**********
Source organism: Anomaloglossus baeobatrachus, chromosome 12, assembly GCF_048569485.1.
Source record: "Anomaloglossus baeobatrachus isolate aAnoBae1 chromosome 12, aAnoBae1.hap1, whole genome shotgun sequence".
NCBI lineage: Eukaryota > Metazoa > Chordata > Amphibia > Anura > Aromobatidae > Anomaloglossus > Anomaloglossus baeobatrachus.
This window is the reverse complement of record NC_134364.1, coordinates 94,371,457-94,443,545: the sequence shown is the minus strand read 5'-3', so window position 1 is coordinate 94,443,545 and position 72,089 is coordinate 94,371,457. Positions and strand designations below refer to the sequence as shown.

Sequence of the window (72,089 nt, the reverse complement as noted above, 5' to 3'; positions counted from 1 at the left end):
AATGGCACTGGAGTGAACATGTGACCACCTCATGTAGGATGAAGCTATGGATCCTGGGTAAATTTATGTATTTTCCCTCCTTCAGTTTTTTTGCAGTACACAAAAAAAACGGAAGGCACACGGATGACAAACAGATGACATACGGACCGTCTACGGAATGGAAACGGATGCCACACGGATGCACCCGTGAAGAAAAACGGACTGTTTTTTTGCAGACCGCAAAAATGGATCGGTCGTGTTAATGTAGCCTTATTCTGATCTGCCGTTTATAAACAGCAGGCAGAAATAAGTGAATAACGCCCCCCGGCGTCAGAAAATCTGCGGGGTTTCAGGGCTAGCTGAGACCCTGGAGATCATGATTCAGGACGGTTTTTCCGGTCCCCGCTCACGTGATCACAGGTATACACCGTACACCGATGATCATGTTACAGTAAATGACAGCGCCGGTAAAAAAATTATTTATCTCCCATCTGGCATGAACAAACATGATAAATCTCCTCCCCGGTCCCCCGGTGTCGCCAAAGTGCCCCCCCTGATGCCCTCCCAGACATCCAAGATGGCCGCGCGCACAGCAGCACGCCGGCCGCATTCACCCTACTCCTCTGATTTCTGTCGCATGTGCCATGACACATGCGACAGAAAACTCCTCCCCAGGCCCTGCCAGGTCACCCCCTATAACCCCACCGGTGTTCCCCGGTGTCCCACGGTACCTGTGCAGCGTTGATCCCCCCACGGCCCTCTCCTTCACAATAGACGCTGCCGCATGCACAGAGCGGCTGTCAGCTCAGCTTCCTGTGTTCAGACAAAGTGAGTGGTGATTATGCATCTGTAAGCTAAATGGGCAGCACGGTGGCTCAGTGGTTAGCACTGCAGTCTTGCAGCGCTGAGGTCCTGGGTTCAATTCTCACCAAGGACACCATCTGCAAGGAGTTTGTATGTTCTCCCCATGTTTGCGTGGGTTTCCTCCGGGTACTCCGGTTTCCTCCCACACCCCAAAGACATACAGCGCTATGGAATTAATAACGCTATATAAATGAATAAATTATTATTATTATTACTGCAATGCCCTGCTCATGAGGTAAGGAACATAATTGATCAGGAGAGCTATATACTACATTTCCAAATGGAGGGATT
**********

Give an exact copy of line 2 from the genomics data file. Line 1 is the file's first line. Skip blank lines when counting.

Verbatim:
Source record: "Anomaloglossus baeobatrachus isolate aAnoBae1 chromosome 12, aAnoBae1.hap1, whole genome shotgun sequence".